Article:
by Emily Larse February 29, 2020
COLUMBIA, South Carolina — South Carolina’s Democratic primary is the latest sign that Pete Buttigieg’s moment in the spotlight could be quickly coming to a close.
With the South Carolina primary called for former Vice President Joe Biden Saturday just after polls closed at 7 p.m., Buttigieg, a former South Bend, Indiana, mayor, trailed badly.
Buttigieg is trying to push ahead past South Carolina, where former Vice President Joe Biden was expected to dominate. He traveled on Saturday to North Carolina and Tennessee, states that vote in the March 3 Super Tuesday contest, rather than hold an election night party in South Carolina.
The 38-year-old millennial, veteran, and married gay man quickly became a celebrity last year in political circles in the overwhelmingly white states of Iowa and New Hampshire, where he had large organizing teams and voters were flooded with Democratic presidential hopefuls for months.
Buttigieg does have a cadre of dedicated fans.
“I LOVE HIM. You can put that in all caps,” said Olivia Kyle, a 19-year-old student at the University of South Carolina, at Buttigieg’s last South Carolina rally on Friday with over 1,000 people.
But his lackluster showings in Nevada, and now South Carolina, expose challenges appealing to voters in other parts of the country looking for a candidate with more governing experience, question his handling of minority issues, or simply don’t know much about him.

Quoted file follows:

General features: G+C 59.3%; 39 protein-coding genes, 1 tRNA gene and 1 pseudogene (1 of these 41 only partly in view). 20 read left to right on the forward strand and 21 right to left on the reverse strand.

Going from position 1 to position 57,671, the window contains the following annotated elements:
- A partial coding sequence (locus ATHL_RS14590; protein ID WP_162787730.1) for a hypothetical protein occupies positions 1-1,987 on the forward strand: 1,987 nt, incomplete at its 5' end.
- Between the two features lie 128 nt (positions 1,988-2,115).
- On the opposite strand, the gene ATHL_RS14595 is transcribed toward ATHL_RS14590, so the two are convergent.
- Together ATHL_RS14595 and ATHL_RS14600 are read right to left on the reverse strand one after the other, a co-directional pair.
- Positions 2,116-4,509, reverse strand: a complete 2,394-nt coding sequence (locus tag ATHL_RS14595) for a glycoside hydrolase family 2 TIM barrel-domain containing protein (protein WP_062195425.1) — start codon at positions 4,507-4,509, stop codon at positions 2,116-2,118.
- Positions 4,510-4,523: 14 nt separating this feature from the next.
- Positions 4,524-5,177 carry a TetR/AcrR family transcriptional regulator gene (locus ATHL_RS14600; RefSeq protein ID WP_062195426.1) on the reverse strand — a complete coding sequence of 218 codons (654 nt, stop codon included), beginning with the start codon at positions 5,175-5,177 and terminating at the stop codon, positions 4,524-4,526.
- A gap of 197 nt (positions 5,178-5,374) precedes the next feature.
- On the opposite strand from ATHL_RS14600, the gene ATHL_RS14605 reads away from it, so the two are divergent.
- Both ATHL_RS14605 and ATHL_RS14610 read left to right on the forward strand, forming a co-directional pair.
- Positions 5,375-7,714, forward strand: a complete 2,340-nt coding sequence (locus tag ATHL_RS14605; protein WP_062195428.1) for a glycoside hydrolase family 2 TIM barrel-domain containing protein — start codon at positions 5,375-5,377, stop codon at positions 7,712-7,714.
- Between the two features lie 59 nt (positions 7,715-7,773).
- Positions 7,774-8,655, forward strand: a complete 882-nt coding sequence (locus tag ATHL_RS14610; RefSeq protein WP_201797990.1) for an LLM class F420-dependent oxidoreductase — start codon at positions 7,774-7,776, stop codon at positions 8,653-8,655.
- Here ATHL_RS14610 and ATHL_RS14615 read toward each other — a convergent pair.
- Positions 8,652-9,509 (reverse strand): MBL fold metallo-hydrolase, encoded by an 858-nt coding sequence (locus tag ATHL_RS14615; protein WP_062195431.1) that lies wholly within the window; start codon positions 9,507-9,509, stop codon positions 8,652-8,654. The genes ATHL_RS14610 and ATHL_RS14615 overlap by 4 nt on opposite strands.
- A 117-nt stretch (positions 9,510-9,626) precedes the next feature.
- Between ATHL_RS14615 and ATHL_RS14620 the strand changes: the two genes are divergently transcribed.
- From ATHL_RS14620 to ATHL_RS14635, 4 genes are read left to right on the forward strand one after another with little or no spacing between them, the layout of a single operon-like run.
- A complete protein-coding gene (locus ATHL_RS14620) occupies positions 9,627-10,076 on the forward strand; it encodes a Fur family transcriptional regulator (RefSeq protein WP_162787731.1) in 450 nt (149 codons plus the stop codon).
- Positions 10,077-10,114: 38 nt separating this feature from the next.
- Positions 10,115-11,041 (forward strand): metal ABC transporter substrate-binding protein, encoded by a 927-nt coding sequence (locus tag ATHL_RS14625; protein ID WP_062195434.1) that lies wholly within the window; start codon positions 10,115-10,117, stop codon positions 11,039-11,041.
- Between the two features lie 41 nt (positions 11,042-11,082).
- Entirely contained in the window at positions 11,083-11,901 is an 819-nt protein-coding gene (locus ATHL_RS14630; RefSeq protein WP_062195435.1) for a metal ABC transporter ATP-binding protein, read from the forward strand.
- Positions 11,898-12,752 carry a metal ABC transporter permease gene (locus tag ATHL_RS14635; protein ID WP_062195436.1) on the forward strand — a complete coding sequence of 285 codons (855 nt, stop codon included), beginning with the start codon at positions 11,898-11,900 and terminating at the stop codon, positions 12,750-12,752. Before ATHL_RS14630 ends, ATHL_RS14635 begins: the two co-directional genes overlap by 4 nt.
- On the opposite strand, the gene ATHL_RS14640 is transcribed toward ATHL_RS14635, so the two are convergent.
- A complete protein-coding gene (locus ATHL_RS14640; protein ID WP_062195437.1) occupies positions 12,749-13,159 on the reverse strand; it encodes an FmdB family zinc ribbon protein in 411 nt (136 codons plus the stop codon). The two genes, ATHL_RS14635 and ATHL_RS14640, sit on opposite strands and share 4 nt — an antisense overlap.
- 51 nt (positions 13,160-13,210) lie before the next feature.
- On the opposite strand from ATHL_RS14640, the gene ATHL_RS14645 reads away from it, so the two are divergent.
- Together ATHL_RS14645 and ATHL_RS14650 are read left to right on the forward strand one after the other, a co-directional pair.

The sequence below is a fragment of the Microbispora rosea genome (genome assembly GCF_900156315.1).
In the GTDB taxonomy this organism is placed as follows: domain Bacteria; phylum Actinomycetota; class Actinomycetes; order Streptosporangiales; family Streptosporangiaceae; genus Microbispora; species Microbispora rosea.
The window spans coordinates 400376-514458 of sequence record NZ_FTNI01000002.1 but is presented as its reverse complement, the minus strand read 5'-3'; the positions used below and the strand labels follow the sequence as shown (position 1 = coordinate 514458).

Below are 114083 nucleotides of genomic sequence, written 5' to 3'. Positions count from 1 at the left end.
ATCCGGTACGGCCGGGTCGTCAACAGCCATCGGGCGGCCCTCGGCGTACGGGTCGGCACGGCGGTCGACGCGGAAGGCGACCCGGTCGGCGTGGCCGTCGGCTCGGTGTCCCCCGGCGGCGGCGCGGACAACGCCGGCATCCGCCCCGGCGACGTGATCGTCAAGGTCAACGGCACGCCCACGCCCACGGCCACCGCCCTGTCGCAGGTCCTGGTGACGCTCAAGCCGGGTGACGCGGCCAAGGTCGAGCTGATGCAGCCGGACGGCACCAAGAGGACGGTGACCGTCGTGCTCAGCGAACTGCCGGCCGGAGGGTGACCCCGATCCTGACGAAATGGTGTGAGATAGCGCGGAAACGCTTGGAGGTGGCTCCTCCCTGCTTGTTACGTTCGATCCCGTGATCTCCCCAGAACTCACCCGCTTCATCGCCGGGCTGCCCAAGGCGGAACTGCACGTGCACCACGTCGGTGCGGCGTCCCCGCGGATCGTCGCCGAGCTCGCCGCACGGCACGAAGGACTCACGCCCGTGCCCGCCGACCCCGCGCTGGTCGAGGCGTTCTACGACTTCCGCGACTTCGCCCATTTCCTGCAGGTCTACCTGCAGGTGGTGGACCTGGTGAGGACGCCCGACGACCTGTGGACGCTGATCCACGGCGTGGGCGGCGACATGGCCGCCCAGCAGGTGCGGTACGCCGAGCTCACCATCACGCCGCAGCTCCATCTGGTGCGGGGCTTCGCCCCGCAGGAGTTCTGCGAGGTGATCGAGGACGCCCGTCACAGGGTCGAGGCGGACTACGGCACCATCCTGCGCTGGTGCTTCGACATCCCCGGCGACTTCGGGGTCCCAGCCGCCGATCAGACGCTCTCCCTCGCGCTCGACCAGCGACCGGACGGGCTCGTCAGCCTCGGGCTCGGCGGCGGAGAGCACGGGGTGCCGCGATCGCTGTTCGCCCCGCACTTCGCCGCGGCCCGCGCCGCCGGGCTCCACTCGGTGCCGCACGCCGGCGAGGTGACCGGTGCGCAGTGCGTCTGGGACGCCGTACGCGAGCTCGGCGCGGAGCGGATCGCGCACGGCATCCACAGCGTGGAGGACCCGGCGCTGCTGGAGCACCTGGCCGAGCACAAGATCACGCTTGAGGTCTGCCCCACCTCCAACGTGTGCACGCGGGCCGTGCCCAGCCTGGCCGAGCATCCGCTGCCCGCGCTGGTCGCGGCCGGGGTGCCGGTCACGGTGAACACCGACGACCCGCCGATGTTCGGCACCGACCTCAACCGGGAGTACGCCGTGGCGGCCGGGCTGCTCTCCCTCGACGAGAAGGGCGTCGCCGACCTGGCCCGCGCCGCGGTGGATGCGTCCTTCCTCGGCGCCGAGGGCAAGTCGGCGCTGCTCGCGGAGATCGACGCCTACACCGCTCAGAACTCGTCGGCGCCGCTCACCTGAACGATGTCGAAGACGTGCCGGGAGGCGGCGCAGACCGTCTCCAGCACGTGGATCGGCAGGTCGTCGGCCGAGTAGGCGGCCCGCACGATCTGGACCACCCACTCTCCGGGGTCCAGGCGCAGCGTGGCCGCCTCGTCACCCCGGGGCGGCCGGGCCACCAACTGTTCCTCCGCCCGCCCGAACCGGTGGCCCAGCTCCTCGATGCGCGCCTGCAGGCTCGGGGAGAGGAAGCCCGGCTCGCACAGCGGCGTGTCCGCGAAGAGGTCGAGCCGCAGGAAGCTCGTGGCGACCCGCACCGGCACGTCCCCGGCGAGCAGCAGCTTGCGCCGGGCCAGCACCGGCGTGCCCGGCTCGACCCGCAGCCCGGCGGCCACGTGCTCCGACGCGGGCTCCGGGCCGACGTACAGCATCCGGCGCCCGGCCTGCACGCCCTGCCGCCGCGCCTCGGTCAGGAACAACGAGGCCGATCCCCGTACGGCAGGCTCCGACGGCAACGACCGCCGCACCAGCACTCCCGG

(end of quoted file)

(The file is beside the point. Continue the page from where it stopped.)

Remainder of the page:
“I don’t know that much about him,” said Christine Washington, 43, a home health business owner who attended an event for businessman Tom Steyer in North Charleston on Thursday. “I think the only thing” — she turned to a friend, unsure — “Is he gay?”
Kathene Winston of Summerville, a retiree also at the Steyer event, said that she didn’t like how Buttigieg attacked Minnesota Sen. Amy Klobuchar’s record on immigration at the Nevada presidential debate last week.
“I don’t like it when he attacked the lady on the TV,” Winston said. “Come on now, we all going for the same thing.”
Exit polls found that Buttigieg captured limited support among black voters, who made up a majority of the South Carolina Democratic primary electorate.
Those challenges appear likely to continue through the Super Tuesday contests. RealClearPolitics averages show that he is polling under 10% in the delegate-rich states of California and Texas.